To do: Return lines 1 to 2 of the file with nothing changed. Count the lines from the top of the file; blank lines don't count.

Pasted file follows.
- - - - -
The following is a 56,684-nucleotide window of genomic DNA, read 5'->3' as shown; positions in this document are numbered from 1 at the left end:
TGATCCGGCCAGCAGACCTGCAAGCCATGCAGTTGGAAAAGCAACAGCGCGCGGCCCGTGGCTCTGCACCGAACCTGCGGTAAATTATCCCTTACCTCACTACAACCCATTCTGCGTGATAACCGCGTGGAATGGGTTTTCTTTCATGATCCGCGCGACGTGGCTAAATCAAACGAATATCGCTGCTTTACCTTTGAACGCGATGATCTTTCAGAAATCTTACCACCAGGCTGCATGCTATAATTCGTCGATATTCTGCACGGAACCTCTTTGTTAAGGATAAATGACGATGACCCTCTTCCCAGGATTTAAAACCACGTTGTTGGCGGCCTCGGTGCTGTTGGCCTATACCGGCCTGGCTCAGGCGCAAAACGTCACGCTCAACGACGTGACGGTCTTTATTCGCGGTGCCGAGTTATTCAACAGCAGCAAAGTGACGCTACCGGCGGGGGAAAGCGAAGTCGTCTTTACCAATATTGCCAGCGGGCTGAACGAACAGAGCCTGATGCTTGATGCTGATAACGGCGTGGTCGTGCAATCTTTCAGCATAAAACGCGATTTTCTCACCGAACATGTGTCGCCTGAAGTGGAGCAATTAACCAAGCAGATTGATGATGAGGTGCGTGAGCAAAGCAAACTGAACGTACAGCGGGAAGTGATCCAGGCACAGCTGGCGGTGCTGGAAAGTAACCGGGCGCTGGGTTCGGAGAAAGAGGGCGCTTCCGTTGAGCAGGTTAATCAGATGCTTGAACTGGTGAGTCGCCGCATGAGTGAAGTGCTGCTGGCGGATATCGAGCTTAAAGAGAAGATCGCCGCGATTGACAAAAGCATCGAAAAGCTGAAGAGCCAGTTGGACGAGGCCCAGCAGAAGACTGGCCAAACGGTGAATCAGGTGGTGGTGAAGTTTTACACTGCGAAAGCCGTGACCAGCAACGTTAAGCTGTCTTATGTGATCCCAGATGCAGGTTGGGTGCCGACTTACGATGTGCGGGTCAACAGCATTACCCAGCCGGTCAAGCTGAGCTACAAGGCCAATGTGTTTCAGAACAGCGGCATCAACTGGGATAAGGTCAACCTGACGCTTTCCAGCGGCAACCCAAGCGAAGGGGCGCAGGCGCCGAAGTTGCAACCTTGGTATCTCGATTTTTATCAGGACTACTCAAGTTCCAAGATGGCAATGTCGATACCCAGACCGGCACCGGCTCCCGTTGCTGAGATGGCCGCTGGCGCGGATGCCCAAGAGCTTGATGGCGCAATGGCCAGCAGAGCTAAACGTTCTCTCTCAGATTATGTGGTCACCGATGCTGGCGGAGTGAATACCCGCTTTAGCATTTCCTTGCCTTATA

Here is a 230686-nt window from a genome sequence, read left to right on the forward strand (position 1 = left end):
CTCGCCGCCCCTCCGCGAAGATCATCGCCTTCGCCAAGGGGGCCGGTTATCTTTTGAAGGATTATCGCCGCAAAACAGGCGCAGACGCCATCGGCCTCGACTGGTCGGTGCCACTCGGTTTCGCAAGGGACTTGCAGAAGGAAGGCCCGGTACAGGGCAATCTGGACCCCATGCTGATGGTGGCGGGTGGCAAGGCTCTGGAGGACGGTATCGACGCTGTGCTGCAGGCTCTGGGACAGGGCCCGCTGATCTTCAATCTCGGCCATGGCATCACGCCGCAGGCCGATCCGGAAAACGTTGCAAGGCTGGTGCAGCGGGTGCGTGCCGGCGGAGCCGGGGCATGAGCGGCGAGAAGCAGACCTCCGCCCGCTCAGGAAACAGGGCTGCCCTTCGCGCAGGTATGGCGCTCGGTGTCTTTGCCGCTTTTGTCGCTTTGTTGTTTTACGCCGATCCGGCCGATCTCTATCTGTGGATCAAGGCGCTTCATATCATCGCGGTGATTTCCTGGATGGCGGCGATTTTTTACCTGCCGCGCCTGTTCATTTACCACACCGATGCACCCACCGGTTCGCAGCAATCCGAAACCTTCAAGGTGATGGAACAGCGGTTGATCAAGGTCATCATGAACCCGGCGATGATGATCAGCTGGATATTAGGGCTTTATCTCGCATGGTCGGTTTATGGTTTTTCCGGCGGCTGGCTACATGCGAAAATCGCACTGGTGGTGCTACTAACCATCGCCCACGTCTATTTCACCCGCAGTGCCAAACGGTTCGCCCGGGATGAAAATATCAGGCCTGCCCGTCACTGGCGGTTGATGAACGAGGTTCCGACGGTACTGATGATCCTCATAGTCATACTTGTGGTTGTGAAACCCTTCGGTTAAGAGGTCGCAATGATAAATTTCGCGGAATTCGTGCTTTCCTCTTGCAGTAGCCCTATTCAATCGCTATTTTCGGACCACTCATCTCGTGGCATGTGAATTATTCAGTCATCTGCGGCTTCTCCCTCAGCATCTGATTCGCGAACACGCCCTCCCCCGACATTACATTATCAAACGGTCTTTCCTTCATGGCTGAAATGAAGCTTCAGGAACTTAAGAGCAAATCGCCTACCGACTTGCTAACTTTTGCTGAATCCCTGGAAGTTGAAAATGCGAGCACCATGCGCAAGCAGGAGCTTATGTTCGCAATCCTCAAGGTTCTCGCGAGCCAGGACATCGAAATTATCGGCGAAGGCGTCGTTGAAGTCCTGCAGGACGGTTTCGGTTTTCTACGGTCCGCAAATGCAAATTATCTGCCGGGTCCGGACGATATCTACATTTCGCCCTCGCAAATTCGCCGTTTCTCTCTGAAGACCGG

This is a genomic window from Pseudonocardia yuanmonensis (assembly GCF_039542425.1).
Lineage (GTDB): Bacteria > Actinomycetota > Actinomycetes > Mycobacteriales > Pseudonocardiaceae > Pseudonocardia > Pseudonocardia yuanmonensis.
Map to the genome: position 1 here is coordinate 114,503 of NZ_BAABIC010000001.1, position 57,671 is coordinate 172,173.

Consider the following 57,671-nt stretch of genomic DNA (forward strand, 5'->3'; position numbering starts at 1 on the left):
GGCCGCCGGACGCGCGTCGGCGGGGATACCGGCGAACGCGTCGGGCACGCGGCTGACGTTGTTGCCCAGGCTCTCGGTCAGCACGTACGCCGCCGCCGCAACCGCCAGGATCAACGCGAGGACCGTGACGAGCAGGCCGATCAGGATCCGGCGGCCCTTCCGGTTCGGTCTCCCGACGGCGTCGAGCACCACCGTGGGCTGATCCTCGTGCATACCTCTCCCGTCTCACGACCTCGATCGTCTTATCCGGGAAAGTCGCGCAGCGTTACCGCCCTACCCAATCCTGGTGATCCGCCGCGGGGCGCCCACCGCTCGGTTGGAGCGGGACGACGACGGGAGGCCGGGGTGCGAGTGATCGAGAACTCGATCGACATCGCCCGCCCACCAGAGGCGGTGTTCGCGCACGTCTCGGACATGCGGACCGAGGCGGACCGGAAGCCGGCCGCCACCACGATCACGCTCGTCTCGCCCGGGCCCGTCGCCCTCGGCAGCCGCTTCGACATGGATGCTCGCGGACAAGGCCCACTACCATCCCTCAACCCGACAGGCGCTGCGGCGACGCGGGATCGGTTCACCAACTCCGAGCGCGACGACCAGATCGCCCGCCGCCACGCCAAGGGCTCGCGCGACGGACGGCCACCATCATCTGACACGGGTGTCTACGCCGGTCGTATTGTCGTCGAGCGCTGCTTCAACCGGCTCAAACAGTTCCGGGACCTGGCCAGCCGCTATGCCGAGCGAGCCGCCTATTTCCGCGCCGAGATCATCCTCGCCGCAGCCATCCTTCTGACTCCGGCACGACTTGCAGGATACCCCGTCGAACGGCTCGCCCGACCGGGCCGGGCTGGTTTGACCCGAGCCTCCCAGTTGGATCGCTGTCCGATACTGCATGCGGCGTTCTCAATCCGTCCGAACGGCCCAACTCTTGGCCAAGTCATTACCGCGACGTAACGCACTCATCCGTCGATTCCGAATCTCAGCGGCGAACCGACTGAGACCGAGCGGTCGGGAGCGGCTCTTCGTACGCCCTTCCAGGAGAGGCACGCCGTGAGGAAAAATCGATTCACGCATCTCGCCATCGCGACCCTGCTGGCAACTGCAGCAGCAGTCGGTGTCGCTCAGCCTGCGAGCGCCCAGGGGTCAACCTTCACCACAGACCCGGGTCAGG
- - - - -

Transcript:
The following is a 56,684-nucleotide window of genomic DNA, read 5'->3' as shown; positions in this document are numbered from 1 at the left end:
TGATCCGGCCAGCAGACCTGCAAGCCATGCAGTTGGAAAAGCAACAGCGCGCGGCCCGTGGCTCTGCACCGAACCTGCGGTAAATTATCCCTTACCTCACTACAACCCATTCTGCGTGATAACCGCGTGGAATGGGTTTTCTTTCATGATCCGCGCGACGTGGCTAAATCAAACGAATATCGCTGCTTTACCTTTGAACGCGATGATCTTTCAGAAATCTTACCACCAGGCTGCATGCTATAATTCGTCGATATTCTGCACGGAACCTCTTTGTTAAGGATAAATGACGATGACCCTCTTCCCAGGATTTAAAACCACGTTGTTGGCGGCCTCGGTGCTGTTGGCCTATACCGGCCTGGCTCAGGCGCAAAACGTCACGCTCAACGACGTGACGGTCTTTATTCGCGGTGCCGAGTTATTCAACAGCAGCAAAGTGACGCTACCGGCGGGGGAAAGCGAAGTCGTCTTTACCAATATTGCCAGCGGGCTGAACGAACAGAGCCTGATGCTTGATGCTGATAACGGCGTGGTCGTGCAATCTTTCAGCATAAAACGCGATTTTCTCACCGAACATGTGTCGCCTGAAGTGGAGCAATTAACCAAGCAGATTGATGATGAGGTGCGTGAGCAAAGCAAACTGAACGTACAGCGGGAAGTGATCCAGGCACAGCTGGCGGTGCTGGAAAGTAACCGGGCGCTGGGTTCGGAGAAAGAGGGCGCTTCCGTTGAGCAGGTTAATCAGATGCTTGAACTGGTGAGTCGCCGCATGAGTGAAGTGCTGCTGGCGGATATCGAGCTTAAAGAGAAGATCGCCGCGATTGACAAAAGCATCGAAAAGCTGAAGAGCCAGTTGGACGAGGCCCAGCAGAAGACTGGCCAAACGGTGAATCAGGTGGTGGTGAAGTTTTACACTGCGAAAGCCGTGACCAGCAACGTTAAGCTGTCTTATGTGATCCCAGATGCAGGTTGGGTGCCGACTTACGATGTGCGGGTCAACAGCATTACCCAGCCGGTCAAGCTGAGCTACAAGGCCAATGTGTTTCAGAACAGCGGCATCAACTGGGATAAGGTCAACCTGACGCTTTCCAGCGGCAACCCAAGCGAAGGGGCGCAGGCGCCGAAGTTGCAACCTTGGTATCTCGATTTTTATCAGGACTACTCAAGTTCCAAGATGGCAATGTCGATACCCAGACCGGCACCGGCTCCCGTTGCTGAGATGGCCGCTGGCGCGGATGCCCAAGAGCTTGATGGCGCAATGGCCAGCAGAGCTAAACGTTCTCTCTCAGATTATGTGGTCACCGATGCTGGCGGAGTGAATACCCGCTTTAGCATTTCCTTGCCTTATA